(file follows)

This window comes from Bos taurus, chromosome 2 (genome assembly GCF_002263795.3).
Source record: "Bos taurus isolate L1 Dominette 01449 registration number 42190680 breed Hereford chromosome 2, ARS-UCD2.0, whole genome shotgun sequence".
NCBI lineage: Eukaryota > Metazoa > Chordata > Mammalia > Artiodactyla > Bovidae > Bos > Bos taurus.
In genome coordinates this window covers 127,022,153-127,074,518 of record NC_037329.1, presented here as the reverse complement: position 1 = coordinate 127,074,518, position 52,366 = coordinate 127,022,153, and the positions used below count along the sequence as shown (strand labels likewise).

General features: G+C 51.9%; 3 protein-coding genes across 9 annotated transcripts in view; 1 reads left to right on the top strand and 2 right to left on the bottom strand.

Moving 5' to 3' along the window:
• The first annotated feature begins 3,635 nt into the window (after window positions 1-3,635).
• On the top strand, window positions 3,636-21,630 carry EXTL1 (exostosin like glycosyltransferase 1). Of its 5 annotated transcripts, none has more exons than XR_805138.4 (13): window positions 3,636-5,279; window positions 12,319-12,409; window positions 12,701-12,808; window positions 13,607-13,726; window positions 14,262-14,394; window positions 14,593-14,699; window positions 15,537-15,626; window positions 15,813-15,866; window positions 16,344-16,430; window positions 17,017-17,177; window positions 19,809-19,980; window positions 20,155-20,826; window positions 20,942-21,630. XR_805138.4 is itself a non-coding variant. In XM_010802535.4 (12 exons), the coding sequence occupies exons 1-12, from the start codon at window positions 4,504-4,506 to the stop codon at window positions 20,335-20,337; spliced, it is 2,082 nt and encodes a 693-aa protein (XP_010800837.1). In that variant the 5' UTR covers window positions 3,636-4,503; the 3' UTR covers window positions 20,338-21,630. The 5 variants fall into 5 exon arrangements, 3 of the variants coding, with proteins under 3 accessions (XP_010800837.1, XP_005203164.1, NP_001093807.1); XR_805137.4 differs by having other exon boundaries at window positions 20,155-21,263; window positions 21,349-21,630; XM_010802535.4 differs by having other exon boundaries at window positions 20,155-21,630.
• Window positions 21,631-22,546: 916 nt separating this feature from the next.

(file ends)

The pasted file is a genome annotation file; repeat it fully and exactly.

This window comes from Bos taurus, chromosome 2 (genome assembly GCF_002263795.3).
Source record: "Bos taurus isolate L1 Dominette 01449 registration number 42190680 breed Hereford chromosome 2, ARS-UCD2.0, whole genome shotgun sequence".
NCBI lineage: Eukaryota > Metazoa > Chordata > Mammalia > Artiodactyla > Bovidae > Bos > Bos taurus.
In genome coordinates this window covers 127,022,153-127,074,518 of record NC_037329.1, presented here as the reverse complement: position 1 = coordinate 127,074,518, position 52,366 = coordinate 127,022,153, and the positions used below count along the sequence as shown (strand labels likewise).

General features: G+C 51.9%; 3 protein-coding genes across 9 annotated transcripts in view; 1 reads left to right on the top strand and 2 right to left on the bottom strand.

Moving 5' to 3' along the window:
• The first annotated feature begins 3,635 nt into the window (after window positions 1-3,635).
• On the top strand, window positions 3,636-21,630 carry EXTL1 (exostosin like glycosyltransferase 1). Of its 5 annotated transcripts, none has more exons than XR_805138.4 (13): window positions 3,636-5,279; window positions 12,319-12,409; window positions 12,701-12,808; window positions 13,607-13,726; window positions 14,262-14,394; window positions 14,593-14,699; window positions 15,537-15,626; window positions 15,813-15,866; window positions 16,344-16,430; window positions 17,017-17,177; window positions 19,809-19,980; window positions 20,155-20,826; window positions 20,942-21,630. XR_805138.4 is itself a non-coding variant. In XM_010802535.4 (12 exons), the coding sequence occupies exons 1-12, from the start codon at window positions 4,504-4,506 to the stop codon at window positions 20,335-20,337; spliced, it is 2,082 nt and encodes a 693-aa protein (XP_010800837.1). In that variant the 5' UTR covers window positions 3,636-4,503; the 3' UTR covers window positions 20,338-21,630. The 5 variants fall into 5 exon arrangements, 3 of the variants coding, with proteins under 3 accessions (XP_010800837.1, XP_005203164.1, NP_001093807.1); XR_805137.4 differs by having other exon boundaries at window positions 20,155-21,263; window positions 21,349-21,630; XM_010802535.4 differs by having other exon boundaries at window positions 20,155-21,630.
• Window positions 21,631-22,546: 916 nt separating this feature from the next.